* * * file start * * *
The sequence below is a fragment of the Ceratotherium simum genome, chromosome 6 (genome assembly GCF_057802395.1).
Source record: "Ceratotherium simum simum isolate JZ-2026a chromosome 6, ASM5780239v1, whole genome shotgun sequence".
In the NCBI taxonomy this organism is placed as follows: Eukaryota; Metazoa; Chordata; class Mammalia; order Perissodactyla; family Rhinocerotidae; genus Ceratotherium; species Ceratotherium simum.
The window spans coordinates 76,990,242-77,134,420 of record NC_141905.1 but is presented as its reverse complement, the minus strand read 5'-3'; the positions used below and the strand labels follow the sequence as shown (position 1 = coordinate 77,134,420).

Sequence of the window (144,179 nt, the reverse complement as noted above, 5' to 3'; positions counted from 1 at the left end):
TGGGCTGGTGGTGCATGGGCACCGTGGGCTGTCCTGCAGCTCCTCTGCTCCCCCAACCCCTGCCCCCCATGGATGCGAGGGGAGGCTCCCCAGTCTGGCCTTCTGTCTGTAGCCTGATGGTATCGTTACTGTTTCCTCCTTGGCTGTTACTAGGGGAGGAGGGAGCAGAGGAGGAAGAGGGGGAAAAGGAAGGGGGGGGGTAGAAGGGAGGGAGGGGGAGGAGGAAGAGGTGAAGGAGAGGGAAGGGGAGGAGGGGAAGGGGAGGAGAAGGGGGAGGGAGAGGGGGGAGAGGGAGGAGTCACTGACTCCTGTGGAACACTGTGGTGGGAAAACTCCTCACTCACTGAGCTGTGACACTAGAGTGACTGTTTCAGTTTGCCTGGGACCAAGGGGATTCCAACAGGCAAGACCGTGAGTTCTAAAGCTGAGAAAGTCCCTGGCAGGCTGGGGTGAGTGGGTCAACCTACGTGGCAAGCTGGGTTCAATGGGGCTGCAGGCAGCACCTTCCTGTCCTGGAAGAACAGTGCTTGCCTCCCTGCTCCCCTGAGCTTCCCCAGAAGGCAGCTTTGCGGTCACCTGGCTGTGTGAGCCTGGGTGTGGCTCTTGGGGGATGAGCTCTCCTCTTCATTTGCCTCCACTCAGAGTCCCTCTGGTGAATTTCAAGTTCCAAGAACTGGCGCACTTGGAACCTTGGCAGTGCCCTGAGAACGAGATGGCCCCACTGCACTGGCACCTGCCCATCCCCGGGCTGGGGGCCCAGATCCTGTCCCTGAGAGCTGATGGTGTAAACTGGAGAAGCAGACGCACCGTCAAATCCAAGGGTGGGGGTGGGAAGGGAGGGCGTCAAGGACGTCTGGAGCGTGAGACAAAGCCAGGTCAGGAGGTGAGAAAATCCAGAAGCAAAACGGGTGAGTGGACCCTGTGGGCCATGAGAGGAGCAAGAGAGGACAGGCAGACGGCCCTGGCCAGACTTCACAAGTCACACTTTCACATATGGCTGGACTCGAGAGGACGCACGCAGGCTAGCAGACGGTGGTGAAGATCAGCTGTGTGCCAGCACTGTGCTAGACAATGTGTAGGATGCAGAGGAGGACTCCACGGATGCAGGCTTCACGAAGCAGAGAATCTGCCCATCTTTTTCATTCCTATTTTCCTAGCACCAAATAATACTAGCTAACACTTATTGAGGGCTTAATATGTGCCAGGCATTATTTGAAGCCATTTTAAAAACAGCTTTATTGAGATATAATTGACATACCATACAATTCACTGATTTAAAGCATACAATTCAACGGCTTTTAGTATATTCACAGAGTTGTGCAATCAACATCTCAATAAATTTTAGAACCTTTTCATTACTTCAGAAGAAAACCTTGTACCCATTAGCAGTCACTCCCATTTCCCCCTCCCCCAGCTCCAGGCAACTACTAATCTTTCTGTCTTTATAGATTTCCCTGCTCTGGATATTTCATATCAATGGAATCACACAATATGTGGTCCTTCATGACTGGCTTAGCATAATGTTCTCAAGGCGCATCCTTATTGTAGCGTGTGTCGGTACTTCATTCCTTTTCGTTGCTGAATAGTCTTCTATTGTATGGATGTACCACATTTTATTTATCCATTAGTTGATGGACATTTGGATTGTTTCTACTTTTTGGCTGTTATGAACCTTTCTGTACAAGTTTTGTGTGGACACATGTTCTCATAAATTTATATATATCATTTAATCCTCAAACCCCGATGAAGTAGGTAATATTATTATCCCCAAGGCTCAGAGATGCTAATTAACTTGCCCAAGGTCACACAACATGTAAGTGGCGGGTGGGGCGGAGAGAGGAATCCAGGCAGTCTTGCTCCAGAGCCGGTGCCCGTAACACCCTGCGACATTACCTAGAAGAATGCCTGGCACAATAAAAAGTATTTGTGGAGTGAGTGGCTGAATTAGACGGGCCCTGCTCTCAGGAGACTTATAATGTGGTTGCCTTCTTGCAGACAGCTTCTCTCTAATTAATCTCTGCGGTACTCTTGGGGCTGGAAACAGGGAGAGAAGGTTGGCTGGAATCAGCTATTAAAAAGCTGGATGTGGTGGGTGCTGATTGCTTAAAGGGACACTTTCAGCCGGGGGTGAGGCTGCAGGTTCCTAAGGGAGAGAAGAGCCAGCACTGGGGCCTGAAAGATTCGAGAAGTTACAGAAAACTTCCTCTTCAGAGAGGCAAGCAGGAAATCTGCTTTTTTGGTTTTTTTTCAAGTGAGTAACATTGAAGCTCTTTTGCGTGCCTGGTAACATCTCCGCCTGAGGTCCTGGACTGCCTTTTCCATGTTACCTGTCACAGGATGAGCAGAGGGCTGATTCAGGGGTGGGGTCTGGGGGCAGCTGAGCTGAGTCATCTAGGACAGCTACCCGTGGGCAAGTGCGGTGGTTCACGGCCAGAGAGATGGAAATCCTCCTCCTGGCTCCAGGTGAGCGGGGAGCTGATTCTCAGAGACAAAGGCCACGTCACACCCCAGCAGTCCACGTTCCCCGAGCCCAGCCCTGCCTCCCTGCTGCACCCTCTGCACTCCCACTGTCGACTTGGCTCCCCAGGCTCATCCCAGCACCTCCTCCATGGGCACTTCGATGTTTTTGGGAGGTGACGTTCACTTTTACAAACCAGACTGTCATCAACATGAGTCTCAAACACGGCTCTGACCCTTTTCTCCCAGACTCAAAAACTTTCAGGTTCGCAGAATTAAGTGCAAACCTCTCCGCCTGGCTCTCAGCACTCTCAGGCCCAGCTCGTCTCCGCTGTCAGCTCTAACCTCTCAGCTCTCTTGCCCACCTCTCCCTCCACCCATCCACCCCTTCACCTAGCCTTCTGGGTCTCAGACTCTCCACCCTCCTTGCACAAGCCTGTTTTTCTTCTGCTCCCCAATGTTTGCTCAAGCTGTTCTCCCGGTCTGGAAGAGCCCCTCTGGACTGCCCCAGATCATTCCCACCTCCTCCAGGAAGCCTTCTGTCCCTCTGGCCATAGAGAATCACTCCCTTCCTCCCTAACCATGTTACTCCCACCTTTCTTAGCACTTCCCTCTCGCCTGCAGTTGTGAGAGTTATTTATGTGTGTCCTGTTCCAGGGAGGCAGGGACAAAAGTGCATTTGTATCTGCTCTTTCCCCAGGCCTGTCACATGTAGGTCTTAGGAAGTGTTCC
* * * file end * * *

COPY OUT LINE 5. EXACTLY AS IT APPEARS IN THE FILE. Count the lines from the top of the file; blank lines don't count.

Sequence of the window (144,179 nt, the reverse complement as noted above, 5' to 3'; positions counted from 1 at the left end):